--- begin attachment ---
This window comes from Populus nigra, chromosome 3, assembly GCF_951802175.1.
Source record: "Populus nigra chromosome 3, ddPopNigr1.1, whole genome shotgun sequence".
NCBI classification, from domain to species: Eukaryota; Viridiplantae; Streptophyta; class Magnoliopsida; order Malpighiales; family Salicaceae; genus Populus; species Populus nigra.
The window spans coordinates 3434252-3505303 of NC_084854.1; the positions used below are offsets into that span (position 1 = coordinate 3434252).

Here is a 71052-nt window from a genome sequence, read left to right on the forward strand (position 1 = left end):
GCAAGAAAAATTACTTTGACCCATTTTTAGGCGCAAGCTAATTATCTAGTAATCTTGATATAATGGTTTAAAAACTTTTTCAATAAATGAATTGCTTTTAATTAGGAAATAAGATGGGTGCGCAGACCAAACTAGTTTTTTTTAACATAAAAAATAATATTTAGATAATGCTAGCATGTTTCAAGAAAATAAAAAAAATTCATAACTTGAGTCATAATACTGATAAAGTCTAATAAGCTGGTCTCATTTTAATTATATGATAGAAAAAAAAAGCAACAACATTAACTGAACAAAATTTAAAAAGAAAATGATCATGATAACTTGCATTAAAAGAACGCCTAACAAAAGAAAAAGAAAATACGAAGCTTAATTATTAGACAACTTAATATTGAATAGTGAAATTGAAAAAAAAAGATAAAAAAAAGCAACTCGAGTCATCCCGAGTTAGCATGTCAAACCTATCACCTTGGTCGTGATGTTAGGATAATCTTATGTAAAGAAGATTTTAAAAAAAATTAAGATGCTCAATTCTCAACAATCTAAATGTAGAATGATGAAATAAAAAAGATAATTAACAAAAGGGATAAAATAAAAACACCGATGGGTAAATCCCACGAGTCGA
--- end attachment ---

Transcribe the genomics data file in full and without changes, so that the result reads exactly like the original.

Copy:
This window comes from Populus nigra, chromosome 3, assembly GCF_951802175.1.
Source record: "Populus nigra chromosome 3, ddPopNigr1.1, whole genome shotgun sequence".
NCBI classification, from domain to species: Eukaryota; Viridiplantae; Streptophyta; class Magnoliopsida; order Malpighiales; family Salicaceae; genus Populus; species Populus nigra.
The window spans coordinates 3434252-3505303 of NC_084854.1; the positions used below are offsets into that span (position 1 = coordinate 3434252).

Here is a 71052-nt window from a genome sequence, read left to right on the forward strand (position 1 = left end):
GCAAGAAAAATTACTTTGACCCATTTTTAGGCGCAAGCTAATTATCTAGTAATCTTGATATAATGGTTTAAAAACTTTTTCAATAAATGAATTGCTTTTAATTAGGAAATAAGATGGGTGCGCAGACCAAACTAGTTTTTTTTAACATAAAAAATAATATTTAGATAATGCTAGCATGTTTCAAGAAAATAAAAAAAATTCATAACTTGAGTCATAATACTGATAAAGTCTAATAAGCTGGTCTCATTTTAATTATATGATAGAAAAAAAAAGCAACAACATTAACTGAACAAAATTTAAAAAGAAAATGATCATGATAACTTGCATTAAAAGAACGCCTAACAAAAGAAAAAGAAAATACGAAGCTTAATTATTAGACAACTTAATATTGAATAGTGAAATTGAAAAAAAAAGATAAAAAAAAGCAACTCGAGTCATCCCGAGTTAGCATGTCAAACCTATCACCTTGGTCGTGATGTTAGGATAATCTTATGTAAAGAAGATTTTAAAAAAAATTAAGATGCTCAATTCTCAACAATCTAAATGTAGAATGATGAAATAAAAAAGATAATTAACAAAAGGGATAAAATAAAAACACCGATGGGTAAATCCCACGAGTCGA